The expression levels of NKA α/β subunits in HCC were identified from ICGC (https://icgc.org/daco) and TCGA (https://cancergenome.nih.gov/) datasets (18). Then, the expression levels of ATP1A1, ATP1B1, and ATP1B3 were verified in three independent GEO datasets (GSE45436, GSE76427 and GSE102079) download from https://www.ncbi.nlm.nih.gov/gds (19).
The transcription levels of NKA genes in various cancers were detected in the GEPIA database (http://gepia.cancer-pku.cn/) (20) and ONCOMINE database (https://www.oncomine.org/) (21). The thresholds were set as: logFC > 1 and p < 0.01.
The prognostic value of ATP1A1, ATP1B1, and ATP1B3 for HCC in the TCGA database were appraised by the Kaplan-Meier plotter database (http://kmplot.com/analysis/) (22) and then validated using the ICGC database using R software (version 3.5.2).
The Relationship Between ATP1B3 and Clinical Characteristics of HCC
The expression of ATP1B3 in HCC patients with different clinical characteristics was analyzed using R software and then validated using the UALCAN database (http://ualcan.path.uab.edu) (23). The significance of differential gene expression was assessed by t-test and one-way ANOVA. *, p < 0.05; **, p < 0.01; ***, p < 0.001.
LinkedOmics Database Analysis
The co-expressed genes of ATP1B3 in HCC was detected using LinkedOmics (http://www.linkedomics.org/login.php). Co-expressed genes can be analyzed statistically and displayed in the volcano, Heat maps. Gene set enrichment analysis (GSEA) can also be used in LinkedOmics functional modules to perform Gene Ontology (GO) term annotation, KEGG pathway analysis, and target enrichment of kinases, miRNAs, and transcription factors’ (TF) (24). Pearson test was used to evaluate the significant correlation of co-expressed genes. FDR < 0.01 was significant expression, p < 0.05 was significantly related genes.
Correlations of ATP1B3 Expression With Immune Infiltration in TIMER and GEPIA
The association between ATP1B3 and immune cells infiltration in HCC was confirmed using the TIMER database (http://cistrome.org/TIMER/). It provides the infiltration of 6 types of immune cells to assess the abundance of immune infiltration (25, 26). Furthermore, the expression of ATP1B3 in immune subtypes and molecular subtypes in HCC was identified using the TISIDB database (http://cis.hku.hk/TISIDB/). It integrates a large amount of tumor immunity-related data, including 988 genes related to anti-tumor immunity, and can analyze the data of 30 TCGA cancer types to calculate the gene expression of immune subtypes and molecular subtypes in different tumors (27).
Next, the correlations between ATP1B3 and immune markers expression in HCC was investigated using the TIMER and GEPIA databases. These immune markers have been referenced previously (28). The correlation between ATP1B3 and each immune gene markers was presented using scatterplots, Pearson test was used for statistical significance evaluation, and log2 RSEM was adopted to regulate gene expression levels. ATP1B3 was plotted on the y-axis, while marker genes are plotted on the x-axis.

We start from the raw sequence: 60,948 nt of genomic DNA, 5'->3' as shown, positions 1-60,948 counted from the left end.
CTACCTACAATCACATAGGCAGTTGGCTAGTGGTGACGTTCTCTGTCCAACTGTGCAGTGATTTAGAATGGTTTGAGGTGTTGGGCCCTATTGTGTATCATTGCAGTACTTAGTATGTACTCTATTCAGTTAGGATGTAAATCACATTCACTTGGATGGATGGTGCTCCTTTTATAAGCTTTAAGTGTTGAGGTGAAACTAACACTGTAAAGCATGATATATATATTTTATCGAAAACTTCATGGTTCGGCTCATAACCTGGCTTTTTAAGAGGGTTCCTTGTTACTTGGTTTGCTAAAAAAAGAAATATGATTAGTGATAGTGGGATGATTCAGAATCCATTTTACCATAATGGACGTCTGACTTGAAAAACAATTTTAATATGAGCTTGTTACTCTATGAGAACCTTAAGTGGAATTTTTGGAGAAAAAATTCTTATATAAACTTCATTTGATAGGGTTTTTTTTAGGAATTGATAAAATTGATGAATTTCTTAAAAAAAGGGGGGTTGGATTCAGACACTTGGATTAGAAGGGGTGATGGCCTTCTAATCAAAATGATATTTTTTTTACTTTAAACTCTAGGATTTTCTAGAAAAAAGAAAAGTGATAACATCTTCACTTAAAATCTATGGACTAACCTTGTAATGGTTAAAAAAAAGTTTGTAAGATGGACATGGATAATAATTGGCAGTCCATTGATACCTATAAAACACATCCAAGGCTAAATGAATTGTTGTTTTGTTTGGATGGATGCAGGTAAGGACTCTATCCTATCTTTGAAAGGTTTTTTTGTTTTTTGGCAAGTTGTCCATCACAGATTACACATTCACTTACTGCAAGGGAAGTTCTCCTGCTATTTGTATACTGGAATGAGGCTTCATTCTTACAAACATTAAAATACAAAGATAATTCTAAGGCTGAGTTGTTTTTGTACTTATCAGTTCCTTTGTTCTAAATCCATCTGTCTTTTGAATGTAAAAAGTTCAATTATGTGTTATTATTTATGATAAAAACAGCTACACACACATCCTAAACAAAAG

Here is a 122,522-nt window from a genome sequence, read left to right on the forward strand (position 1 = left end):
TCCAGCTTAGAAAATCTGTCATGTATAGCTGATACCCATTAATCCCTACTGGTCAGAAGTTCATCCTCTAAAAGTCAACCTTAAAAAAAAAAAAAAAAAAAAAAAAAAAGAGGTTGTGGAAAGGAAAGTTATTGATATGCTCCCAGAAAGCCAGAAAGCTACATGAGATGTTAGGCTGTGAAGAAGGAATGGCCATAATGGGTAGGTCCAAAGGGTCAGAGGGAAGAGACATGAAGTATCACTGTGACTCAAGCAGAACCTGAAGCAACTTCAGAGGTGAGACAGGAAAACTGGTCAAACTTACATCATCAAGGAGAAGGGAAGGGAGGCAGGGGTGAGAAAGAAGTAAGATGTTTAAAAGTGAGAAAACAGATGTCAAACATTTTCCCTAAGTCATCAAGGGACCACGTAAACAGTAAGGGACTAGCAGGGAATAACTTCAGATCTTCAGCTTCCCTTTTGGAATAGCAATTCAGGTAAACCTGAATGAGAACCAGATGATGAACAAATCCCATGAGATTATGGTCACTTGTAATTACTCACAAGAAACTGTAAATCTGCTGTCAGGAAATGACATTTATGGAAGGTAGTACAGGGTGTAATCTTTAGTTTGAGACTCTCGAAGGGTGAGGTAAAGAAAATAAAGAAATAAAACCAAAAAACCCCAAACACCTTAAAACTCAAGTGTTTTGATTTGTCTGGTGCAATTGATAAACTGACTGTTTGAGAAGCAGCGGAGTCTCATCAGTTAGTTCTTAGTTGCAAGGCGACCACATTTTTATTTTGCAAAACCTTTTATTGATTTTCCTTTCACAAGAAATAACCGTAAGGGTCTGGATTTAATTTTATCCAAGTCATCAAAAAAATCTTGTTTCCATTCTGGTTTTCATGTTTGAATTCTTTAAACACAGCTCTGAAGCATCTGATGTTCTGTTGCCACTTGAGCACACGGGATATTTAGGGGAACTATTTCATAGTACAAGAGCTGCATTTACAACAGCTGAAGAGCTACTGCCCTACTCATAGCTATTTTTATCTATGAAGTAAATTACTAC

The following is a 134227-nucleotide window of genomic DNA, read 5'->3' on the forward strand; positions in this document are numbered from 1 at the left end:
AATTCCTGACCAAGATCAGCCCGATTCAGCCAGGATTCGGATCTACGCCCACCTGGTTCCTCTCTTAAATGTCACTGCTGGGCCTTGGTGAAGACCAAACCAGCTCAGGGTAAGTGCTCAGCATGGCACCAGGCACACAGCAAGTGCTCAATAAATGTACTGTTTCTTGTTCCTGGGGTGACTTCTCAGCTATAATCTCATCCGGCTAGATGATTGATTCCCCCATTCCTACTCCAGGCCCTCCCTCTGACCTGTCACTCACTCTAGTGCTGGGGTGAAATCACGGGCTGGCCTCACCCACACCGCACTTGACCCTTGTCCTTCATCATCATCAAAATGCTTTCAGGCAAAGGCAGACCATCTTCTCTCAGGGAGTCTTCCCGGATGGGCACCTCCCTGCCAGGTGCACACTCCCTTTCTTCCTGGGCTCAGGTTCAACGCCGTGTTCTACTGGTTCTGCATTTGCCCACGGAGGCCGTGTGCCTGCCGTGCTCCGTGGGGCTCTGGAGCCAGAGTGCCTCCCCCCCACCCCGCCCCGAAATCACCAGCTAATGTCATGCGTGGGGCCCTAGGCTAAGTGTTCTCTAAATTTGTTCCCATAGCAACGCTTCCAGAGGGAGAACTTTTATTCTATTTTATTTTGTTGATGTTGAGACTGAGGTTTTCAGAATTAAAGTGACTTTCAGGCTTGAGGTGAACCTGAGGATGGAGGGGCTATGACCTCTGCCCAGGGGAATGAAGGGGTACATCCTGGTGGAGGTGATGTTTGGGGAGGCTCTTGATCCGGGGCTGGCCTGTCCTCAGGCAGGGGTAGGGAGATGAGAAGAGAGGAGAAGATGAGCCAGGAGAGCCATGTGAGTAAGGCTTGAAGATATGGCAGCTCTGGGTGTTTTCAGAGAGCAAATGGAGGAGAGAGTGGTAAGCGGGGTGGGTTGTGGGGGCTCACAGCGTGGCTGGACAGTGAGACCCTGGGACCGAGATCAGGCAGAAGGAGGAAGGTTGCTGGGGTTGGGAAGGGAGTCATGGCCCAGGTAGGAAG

Proteomics Database Analysis
The expression and prognosis of ATP1B3 protein were generated using the CPTAC proteomics database (https://cptac-data-portal.georgetown.edu/cptacPublic/). Moreover, the proteomics and phospho-proteomics data from 316 HCC patients were download from Gao’s work (29). These data can well verify the relationship between proteins and survival and clinical, and find candidate proteins that can be used as tumor biomarkers (30, 31).
Cell Lines and Culture
HCC cell lines (Huh7 and HCCLM3) and human normal liver cell (LO2) were obtained from American Type Culture Collection (ATCC, Manassas, VA, USA). Huh7 and HCCLM3 were cultured in RPMI-1640 medium (BI, Israel) containing 10% FBS (BI, Israel) at 37° C in 5% CO2. And LO2 cultured in DMEM (BI, Israel) medium containing 10% FBS (BI, Israel) at 37° C in 5% CO2.
qRT-PCR and Western Blot
The protein and mRNA expression levels of ATP1B3 in the HCC cells and normal liver cell were detected by Western blots and qRT-PCR, respectively, as described previously by us (32–34). The Anti-ATP1B3 antibody was purchased from Santa (sc-135998, 1:50), the Anti-Tubulin antibody was purchased from Elabscience (E-AB-20036, 1:2000), and the ATP1B3 primer used for the amplification was as follows: 5′-TGATCCAACTTCGTATGCAGGG-3′ and 5′-ACATGCAACATAAACTGGACCC-3′ (Sangon Biotech, China).
Transfection of siATP1B3
50 nM of siATP1B3 was transfected into HCC cells by using Lipofectamine™ 2000 (Invitrogen) according to the manufacturer’s instruction (35). The ATP1B3 siRNA was 5′-CUCAUAAUGGAAUGAUAGATT-3′ and 5′-UCUAUCAUUCCAUUAUGAGTT-3′ (TSINGKE, China).
Cell Migration Assay